In 2016, my average day looked like this:
- Standup (15-30 minutes, YES I KNOW)
- Requirements / story writing (1 hour) for next sprint of main project
- Discuss detailed design issues from current sprint (30 mins to 1 hour) for main project
- Visioning/discovery for next release (2 hours 3x week) for main project
- Meeting for secondary/tertiary/quaternary project (1 hour per project)
- Office hours for Developers’ questions and technical issues (1 hour)
- Meeting with Scrum Master for planning and scheduling future releases, setting agendas, etc. (30 mins)
- Team meeting / staff meeting / whatevs (1 hour 1-2x a week)
On any given day, I lost about 5 hours a day to meetings. The leftover 3 hours were almost never a single block. I worked from home one day a week (“no meeting day”), which was the only truly productive day I had. The rest of the week I got my work done after dinner, at home – frequently until as late as 2am. I wasn’t alone. The Project Managers, Business Analysts, Product Owners… all of them did their real work after hours, to prep for the next day’s meetings.
Project scheduling is a cultural issue that we like to blame on the people doing the work.
The schedule-setting management team, and indeed the majority of the organization, assumed that if I was 100% assigned to a project I was doing work during 80% of those hours, not gathering data or discussing results. Nobody asked if this was true. They built the assumptions into the budgeting and schedule.
The same people who made those assumptions insisted that everyone needed to be kept abreast of all changes, and that project teams needed to be large, every stakeholder involved, etc. Because nobody could do their work in the office, the only way to communicate changes or decisions was at meetings (or in giant email changes that ended with “set up a meeting…).
And those same folks insisted that people with up to 15 projects(!) who couldn’t get their work done in the office were not managing their time properly. It wasn’t the fault of the schedulers, clearly, because quality people gave their hearts to the project.
Even staff assessments and promotions reflected a baseline assumption that the next pay grade up worked longer hours and accomplished more work. Junior staff were told, “If you want to prove you deserve a promotion, you need to step up and do the work that level requires. Once you’re doing it, you’ll get promoted. We want to encourage you to prove yourself.” That didn’t mean “get smarter”, it meant “work independently, work harder, run your own meetings, take on more projects”. In addition to scheduled work, we were expected to hit “stretch objectives”, projects that we took on with our own time, to prove that we were ready for the next level.
The result was not a finely-tuned development machine. It was an organization that got lots of work for free, and an office full of people who believed they had to hustle harder than the guy next to them or they’d never move up. Changing the culture was out of the reach of the front-line employees, who had little to no authority over the schedules or expectations of the project teams.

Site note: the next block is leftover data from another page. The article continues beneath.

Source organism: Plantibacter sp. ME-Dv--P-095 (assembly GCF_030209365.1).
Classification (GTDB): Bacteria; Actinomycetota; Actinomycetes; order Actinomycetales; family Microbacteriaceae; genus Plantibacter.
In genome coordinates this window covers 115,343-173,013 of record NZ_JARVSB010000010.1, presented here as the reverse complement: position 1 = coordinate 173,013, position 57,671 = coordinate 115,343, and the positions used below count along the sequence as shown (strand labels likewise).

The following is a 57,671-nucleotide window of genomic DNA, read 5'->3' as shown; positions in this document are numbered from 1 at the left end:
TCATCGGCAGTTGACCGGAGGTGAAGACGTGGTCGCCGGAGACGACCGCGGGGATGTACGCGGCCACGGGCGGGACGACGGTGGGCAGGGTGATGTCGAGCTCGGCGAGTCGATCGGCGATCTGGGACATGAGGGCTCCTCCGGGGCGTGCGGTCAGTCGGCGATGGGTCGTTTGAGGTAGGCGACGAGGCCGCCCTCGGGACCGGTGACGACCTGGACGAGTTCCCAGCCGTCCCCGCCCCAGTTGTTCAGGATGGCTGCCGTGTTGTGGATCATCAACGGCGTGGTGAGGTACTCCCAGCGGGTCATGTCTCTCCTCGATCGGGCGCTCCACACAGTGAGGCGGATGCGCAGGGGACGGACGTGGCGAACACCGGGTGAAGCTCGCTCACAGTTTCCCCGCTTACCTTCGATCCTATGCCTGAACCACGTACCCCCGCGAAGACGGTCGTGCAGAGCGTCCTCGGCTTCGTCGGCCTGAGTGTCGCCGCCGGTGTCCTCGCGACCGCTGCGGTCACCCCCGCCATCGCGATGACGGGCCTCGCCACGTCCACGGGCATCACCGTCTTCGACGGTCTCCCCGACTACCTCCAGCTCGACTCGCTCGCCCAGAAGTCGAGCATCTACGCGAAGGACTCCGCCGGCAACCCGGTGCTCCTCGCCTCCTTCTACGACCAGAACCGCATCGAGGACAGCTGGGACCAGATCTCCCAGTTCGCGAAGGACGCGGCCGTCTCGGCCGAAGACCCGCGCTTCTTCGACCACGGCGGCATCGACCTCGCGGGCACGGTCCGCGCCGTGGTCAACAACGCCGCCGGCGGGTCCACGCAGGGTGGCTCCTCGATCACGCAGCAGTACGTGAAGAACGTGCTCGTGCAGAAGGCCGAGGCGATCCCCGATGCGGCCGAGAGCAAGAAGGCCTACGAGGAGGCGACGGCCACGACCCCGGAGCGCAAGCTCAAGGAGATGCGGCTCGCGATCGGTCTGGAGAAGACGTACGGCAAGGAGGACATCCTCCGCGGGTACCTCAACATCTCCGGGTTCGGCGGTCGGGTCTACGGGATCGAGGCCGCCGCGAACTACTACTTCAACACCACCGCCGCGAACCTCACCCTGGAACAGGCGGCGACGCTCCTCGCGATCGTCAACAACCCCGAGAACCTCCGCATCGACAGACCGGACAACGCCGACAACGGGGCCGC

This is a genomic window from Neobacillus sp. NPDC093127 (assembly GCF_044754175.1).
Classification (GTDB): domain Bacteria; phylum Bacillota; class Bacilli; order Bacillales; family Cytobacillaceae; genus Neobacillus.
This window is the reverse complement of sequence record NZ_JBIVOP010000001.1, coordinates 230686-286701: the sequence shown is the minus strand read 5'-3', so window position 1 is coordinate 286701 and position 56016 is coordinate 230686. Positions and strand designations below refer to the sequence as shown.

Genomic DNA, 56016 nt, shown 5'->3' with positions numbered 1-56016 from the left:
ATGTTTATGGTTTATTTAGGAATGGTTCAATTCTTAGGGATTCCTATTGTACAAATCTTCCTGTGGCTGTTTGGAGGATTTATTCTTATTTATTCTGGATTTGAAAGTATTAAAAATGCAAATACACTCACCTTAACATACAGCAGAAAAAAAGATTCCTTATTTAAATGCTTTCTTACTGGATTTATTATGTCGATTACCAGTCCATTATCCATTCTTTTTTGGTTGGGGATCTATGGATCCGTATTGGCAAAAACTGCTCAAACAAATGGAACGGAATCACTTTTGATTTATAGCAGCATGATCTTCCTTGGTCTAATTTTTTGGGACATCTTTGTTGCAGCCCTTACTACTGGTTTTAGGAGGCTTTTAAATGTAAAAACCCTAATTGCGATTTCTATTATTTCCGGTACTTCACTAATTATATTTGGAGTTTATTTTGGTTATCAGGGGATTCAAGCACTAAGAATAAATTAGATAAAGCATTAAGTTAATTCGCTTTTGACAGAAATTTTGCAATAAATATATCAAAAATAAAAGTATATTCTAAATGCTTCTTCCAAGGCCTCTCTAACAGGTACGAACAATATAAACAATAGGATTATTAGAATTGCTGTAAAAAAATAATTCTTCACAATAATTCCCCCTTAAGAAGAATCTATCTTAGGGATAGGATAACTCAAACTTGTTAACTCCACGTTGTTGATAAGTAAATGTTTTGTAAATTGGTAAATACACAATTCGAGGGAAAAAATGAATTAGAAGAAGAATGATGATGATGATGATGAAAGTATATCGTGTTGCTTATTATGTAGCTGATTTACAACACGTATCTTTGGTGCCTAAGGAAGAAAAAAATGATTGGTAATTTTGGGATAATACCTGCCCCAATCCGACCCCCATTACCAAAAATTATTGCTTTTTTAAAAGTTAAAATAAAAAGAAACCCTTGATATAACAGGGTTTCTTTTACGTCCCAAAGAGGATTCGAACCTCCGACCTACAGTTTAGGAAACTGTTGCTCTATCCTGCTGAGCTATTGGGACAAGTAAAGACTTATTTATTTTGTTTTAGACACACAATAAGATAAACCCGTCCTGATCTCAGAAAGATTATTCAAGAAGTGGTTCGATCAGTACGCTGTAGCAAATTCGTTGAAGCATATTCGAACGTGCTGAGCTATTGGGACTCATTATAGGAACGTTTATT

But if you had asked me in June of last year, I would have told you that of course this is how it works, how could it be any different?
In 2017, I changed organizations. I work in a place where the elevation schedule isn’t set a year in advance by people who don’t even know what the requirements are. Here, I average 1-2 meetings a day(!) and spend the rest of the time at my desk thinking through those meetings and producing quality designs. I don’t have to work late anymore. IT’S AMAZING. I’m not spending all my energy talking to people, so I have so much more energy to get my work done. I look forward to work in the morning. My designs are more cohesive and stronger because they’re designed in one to two sittings instead of sixteen 30-minute slices. My quality’s up, my speed’s up, my happiness is up. I don’t know how long it will last, but I hope it’s the way this culture maintains itself.
The average UX Designer I’ve met is an introvert. The average UX Designer got into design not because they like to facilitate meetings and discussions but because they like to diagram things and analyze data and draw systems and think really hard. Yet, the average UX Designer I know spends more time facilitating and talking and keeping people up to speed and planning than they do building and creating and designing. It’s exhausting to live meeting-to-meeting. It doesn’t have to be this way.
If this describes your organization, know that it can only be changed at the level of the folks who set the schedules — as a front-line worker, it’s not your fault. I’ll say that again for the folks in the back because I barely believed it myself — it’s not your fault!
If you are one of those folks who set the schedules, bad news: it is your fault. You’re responsible for the culture you set. You’re responsible for how that culture impacts your employees and you’re responsible for what you do about it when you discover the problem. Yes, velocity is a critical part of an organization’s success, and delivering faster and better is an admirable goal, but not if it comes the expense of quality, efficiency, and people’s health.
Design Managers, please, look at your staff’s workload. No one’s calendar should be more than half-full of meetings; if it is, the staff is exhausted and not getting their work done at work. They’re burning out. Even the extroverts are burning out. Then look at your own calendar, and repeat the analysis. You are so much more effective when you’re not fried by your workload and your staff work with you you better when you’re not exhausted.
Is it time to staff up? Cut workload? Shift schedules? Push back on a toxic culture to the best of your ability? The solutions are not easy, and let’s face it, you’re probably trying to find them while you’re exhausted, but they’re worth the effort.